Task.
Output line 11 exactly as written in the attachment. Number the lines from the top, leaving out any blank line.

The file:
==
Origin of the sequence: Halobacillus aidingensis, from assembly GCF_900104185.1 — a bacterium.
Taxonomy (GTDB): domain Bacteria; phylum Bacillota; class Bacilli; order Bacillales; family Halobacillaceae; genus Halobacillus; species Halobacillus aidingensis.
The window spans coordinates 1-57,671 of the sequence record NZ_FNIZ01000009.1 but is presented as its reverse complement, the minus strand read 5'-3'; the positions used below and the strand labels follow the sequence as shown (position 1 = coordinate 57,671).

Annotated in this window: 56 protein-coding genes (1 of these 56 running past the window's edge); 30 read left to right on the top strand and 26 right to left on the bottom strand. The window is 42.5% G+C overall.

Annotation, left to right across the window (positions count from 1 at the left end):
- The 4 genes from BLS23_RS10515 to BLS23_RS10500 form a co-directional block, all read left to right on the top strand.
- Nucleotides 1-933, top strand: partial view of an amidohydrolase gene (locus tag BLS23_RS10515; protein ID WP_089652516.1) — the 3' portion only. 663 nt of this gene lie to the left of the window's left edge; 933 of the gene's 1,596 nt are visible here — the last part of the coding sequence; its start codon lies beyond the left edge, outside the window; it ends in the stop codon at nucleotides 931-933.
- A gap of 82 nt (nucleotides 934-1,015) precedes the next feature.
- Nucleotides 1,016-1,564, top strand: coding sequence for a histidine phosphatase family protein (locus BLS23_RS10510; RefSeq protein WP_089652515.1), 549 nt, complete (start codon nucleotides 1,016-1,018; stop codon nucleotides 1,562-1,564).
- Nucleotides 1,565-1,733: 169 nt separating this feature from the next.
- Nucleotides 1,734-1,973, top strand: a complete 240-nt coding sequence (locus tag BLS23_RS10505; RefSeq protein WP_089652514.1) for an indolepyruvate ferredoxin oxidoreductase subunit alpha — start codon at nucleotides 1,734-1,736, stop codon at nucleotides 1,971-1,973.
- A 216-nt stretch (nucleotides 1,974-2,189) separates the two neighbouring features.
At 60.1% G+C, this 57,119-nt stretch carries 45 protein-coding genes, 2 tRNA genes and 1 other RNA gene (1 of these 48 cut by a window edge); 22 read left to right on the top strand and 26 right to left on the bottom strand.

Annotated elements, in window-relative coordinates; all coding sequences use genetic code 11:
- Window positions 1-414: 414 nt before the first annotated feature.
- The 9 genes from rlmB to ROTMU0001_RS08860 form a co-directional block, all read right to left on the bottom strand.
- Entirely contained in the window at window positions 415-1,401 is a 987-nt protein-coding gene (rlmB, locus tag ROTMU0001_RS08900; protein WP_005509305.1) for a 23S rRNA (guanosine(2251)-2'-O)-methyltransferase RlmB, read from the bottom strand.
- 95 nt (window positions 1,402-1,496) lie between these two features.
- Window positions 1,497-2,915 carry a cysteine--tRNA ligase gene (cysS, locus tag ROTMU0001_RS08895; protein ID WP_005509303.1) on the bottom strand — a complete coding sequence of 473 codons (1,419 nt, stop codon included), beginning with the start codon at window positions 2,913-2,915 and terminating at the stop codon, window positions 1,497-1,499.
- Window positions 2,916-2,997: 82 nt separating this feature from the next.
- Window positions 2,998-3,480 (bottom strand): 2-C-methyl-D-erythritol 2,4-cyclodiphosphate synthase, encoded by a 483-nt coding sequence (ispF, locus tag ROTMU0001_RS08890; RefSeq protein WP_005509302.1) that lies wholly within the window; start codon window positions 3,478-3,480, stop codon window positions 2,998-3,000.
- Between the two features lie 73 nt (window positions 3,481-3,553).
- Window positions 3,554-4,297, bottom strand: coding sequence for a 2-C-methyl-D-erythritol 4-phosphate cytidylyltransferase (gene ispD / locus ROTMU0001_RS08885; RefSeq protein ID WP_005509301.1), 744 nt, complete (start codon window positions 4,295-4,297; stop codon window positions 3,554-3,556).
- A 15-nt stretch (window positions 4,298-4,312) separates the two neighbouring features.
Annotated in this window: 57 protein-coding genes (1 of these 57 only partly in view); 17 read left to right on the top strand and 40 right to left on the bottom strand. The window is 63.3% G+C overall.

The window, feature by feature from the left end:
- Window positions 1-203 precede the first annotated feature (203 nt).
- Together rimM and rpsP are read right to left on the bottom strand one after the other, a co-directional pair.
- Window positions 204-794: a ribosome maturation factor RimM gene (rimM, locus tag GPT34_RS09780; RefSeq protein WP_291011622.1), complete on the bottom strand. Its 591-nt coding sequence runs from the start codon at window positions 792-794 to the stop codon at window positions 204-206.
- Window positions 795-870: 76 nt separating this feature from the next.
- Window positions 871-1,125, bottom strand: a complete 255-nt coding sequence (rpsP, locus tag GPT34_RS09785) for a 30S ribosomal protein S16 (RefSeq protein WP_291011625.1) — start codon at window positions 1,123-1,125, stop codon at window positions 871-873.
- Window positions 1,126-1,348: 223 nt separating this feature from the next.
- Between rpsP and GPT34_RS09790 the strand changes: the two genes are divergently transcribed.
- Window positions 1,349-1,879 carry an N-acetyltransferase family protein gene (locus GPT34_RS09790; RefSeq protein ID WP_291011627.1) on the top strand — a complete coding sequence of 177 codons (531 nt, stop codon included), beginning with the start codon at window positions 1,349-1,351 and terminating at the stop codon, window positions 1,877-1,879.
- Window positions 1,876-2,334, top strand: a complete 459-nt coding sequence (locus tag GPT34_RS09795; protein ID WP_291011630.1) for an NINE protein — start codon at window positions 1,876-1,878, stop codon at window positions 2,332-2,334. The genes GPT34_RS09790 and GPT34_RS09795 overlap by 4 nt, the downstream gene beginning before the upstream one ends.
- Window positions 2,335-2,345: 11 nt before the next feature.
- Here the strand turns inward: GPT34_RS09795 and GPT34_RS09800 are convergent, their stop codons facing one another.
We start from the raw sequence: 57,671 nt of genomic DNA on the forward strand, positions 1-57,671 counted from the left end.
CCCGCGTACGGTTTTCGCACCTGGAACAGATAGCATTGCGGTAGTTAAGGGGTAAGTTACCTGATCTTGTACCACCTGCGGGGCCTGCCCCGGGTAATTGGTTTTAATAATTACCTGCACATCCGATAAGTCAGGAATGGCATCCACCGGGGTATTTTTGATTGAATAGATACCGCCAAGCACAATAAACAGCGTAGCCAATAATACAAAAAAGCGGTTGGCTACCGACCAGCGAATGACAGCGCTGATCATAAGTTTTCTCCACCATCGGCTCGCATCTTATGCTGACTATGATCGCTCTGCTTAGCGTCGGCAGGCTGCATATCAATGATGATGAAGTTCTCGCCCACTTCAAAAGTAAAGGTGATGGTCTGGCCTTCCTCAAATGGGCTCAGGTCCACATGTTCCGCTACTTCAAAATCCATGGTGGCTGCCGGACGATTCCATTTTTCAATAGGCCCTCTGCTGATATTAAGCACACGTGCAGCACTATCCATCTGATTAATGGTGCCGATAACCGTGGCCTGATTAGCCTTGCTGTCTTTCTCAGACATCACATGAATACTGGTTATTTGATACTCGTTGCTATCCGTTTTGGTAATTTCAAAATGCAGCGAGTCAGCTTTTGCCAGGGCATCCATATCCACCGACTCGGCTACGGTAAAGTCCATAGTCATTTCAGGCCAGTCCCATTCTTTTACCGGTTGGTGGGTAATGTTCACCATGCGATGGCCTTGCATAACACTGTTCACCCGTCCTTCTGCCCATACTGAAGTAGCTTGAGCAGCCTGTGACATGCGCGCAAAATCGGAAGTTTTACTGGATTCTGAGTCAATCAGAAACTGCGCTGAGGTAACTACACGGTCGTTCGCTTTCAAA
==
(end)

- Nucleotides 1,734-1,973, top strand: a complete 240-nt coding sequence (locus tag BLS23_RS10505; RefSeq protein WP_089652514.1) for an indolepyruvate ferredoxin oxidoreductase subunit alpha — start codon at nucleotides 1,734-1,736, stop codon at nucleotides 1,971-1,973.